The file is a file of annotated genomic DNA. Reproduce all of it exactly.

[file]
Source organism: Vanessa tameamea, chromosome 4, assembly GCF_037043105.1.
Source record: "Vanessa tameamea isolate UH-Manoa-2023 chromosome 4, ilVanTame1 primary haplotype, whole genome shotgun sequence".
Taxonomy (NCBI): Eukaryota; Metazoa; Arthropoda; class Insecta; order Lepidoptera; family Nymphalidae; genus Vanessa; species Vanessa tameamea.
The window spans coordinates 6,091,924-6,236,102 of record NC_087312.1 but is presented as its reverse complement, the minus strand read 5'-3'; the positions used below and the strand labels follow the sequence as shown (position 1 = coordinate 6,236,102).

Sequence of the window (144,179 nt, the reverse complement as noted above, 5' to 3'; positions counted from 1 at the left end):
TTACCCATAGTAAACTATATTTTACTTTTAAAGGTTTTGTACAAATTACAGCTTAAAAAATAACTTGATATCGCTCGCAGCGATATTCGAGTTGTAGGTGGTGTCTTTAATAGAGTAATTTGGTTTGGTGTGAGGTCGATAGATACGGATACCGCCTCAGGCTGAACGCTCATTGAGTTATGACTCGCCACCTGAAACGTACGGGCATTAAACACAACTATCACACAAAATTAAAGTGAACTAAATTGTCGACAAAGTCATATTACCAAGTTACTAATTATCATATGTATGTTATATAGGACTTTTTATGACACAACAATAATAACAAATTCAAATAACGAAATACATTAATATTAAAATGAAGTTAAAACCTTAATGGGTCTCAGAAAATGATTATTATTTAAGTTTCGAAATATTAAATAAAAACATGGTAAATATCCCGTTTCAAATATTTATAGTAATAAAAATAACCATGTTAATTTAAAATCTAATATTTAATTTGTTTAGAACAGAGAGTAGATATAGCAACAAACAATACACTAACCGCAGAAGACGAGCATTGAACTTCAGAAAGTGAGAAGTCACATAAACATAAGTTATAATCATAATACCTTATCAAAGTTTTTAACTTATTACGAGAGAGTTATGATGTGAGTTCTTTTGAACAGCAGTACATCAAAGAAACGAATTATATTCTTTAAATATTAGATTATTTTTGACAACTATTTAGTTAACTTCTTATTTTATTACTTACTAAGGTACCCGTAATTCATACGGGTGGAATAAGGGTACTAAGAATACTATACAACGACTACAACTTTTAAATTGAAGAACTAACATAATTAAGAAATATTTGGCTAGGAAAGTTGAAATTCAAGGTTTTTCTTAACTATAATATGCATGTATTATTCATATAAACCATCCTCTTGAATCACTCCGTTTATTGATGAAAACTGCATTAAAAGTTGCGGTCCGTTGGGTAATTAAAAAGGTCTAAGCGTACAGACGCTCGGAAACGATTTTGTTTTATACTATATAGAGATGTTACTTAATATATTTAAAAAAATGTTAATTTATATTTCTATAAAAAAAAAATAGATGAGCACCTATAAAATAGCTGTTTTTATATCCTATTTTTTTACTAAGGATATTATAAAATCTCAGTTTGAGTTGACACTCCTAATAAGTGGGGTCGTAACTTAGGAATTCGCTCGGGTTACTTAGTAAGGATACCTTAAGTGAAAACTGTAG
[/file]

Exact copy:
Source organism: Vanessa tameamea, chromosome 4, assembly GCF_037043105.1.
Source record: "Vanessa tameamea isolate UH-Manoa-2023 chromosome 4, ilVanTame1 primary haplotype, whole genome shotgun sequence".
Taxonomy (NCBI): Eukaryota; Metazoa; Arthropoda; class Insecta; order Lepidoptera; family Nymphalidae; genus Vanessa; species Vanessa tameamea.
The window spans coordinates 6,091,924-6,236,102 of record NC_087312.1 but is presented as its reverse complement, the minus strand read 5'-3'; the positions used below and the strand labels follow the sequence as shown (position 1 = coordinate 6,236,102).

Sequence of the window (144,179 nt, the reverse complement as noted above, 5' to 3'; positions counted from 1 at the left end):
TTACCCATAGTAAACTATATTTTACTTTTAAAGGTTTTGTACAAATTACAGCTTAAAAAATAACTTGATATCGCTCGCAGCGATATTCGAGTTGTAGGTGGTGTCTTTAATAGAGTAATTTGGTTTGGTGTGAGGTCGATAGATACGGATACCGCCTCAGGCTGAACGCTCATTGAGTTATGACTCGCCACCTGAAACGTACGGGCATTAAACACAACTATCACACAAAATTAAAGTGAACTAAATTGTCGACAAAGTCATATTACCAAGTTACTAATTATCATATGTATGTTATATAGGACTTTTTATGACACAACAATAATAACAAATTCAAATAACGAAATACATTAATATTAAAATGAAGTTAAAACCTTAATGGGTCTCAGAAAATGATTATTATTTAAGTTTCGAAATATTAAATAAAAACATGGTAAATATCCCGTTTCAAATATTTATAGTAATAAAAATAACCATGTTAATTTAAAATCTAATATTTAATTTGTTTAGAACAGAGAGTAGATATAGCAACAAACAATACACTAACCGCAGAAGACGAGCATTGAACTTCAGAAAGTGAGAAGTCACATAAACATAAGTTATAATCATAATACCTTATCAAAGTTTTTAACTTATTACGAGAGAGTTATGATGTGAGTTCTTTTGAACAGCAGTACATCAAAGAAACGAATTATATTCTTTAAATATTAGATTATTTTTGACAACTATTTAGTTAACTTCTTATTTTATTACTTACTAAGGTACCCGTAATTCATACGGGTGGAATAAGGGTACTAAGAATACTATACAACGACTACAACTTTTAAATTGAAGAACTAACATAATTAAGAAATATTTGGCTAGGAAAGTTGAAATTCAAGGTTTTTCTTAACTATAATATGCATGTATTATTCATATAAACCATCCTCTTGAATCACTCCGTTTATTGATGAAAACTGCATTAAAAGTTGCGGTCCGTTGGGTAATTAAAAAGGTCTAAGCGTACAGACGCTCGGAAACGATTTTGTTTTATACTATATAGAGATGTTACTTAATATATTTAAAAAAATGTTAATTTATATTTCTATAAAAAAAAAATAGATGAGCACCTATAAAATAGCTGTTTTTATATCCTATTTTTTTACTAAGGATATTATAAAATCTCAGTTTGAGTTGACACTCCTAATAAGTGGGGTCGTAACTTAGGAATTCGCTCGGGTTACTTAGTAAGGATACCTTAAGTGAAAACTGTAG